“The 2016 Arbitration Report provides a key perspective on the significant issues that are affecting international arbitrations,” said Jonathan Sutcliffe, Editor of the Arbitration Report and an International Arbitration & Dispute Resolution Partner based in the firm’s Dubai office. “The report includes articles on arbitration rules updates, the new common law court in the Middle East, and expectations around fair and equitable treatment. It is a leading resource for industry professionals seeking updates and perspective on international arbitration affecting the global landscape.”
“As a leading firm for international arbitration, our practitioners provide valuable analysis in this report on the matters most relevant to clients and colleagues, alike,” said
“International arbitration and dispute resolution is constantly evolving, with new rules being adopted by the institutions and noteworthy rulings constantly being issued by arbitral tribunals and judicial bodies. To remain up-to-date on changes, the report delivers insights about developments, including some of the key takeaways for parties and practitioners,” saidJay Alexander, who Co-Chairs the firm’s International Arbitration & Dispute Resolution Practice from the firm’s London office.
Some of the key highlights of the Arbitration Report include:
- Consolidation and joinder. A Hong Kong International Arbitration Center (HKIAC) Practice Note streamlined the procedure for consolidating multiple arbitrations. Separately, recent revisions to the Singapore International Arbitration Center’s (SIAC’s) Arbitration Rules introduced mechanisms for the consolidation of claims and joinder of parties, in addition to providing, among other things, a new mechanism for the early dismissal of claims and defenses. The joinder of third parties is also addressed in the new Abu Dhabi Global Market (ADGM) Arbitration Regulations.
- Interpretation of arbitration clauses. Two cases considering the word “may” in the context of arbitration clauses, one before the Privy Council of the United Kingdom and one before the High Court of Hong Kong, provided a reminder of the importance of clear and unambiguous drafting of dispute resolution provisions.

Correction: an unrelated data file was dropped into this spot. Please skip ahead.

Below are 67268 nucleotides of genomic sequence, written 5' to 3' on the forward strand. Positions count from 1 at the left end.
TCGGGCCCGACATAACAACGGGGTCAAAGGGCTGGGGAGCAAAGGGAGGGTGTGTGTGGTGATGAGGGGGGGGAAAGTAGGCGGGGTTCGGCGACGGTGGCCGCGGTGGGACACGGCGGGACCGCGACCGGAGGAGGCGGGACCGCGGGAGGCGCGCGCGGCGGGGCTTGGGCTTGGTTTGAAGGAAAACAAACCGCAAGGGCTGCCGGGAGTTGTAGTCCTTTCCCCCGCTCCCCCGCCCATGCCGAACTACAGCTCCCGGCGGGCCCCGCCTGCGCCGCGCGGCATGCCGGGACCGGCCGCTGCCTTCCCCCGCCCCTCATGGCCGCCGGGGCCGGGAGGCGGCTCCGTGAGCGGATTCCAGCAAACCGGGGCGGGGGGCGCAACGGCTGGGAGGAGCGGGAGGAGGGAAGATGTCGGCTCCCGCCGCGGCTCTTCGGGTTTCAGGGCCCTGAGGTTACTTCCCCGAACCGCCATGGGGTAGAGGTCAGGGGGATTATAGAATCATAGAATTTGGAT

- Pro-arbitration developments in Hong Kong. Two other recent decisions from the Hong Kong Courts, one granting an injunction in aid of arbitration in Singapore and another rejecting an application to set aside an arbitral award, reinforce Hong Kong’s position as an arbitration-friendly jurisdiction.
- Investor-state arbitrations. An award was issued in the first of many investment arbitrations relating to changes in Spain’s regulatory regime for solar energy feed-in tariffs. One point of note considered by the tribunal was the meaning of the term “investor” in the Energy Charter Treaty. In another case relating to the enforcement of an award against Venezuela, the English High Court considered the meaning of “investor” in a bilateral investment treaty, as well as certain procedural questions for enforcement against a sovereign state in the English courts.
- Enforcement of an annulled award. The U.S. Second Circuit Court of Appeals affirmed a lower court decision taking the rare step of enforcing an award that had been annulled by the courts of the forum where it was rendered.
- Non-signatories. Applying an unprecedented reading of Russian law, the English High Court held that the parent of a Russian company was bound by an arbitration agreement between the subsidiary and a third-party.
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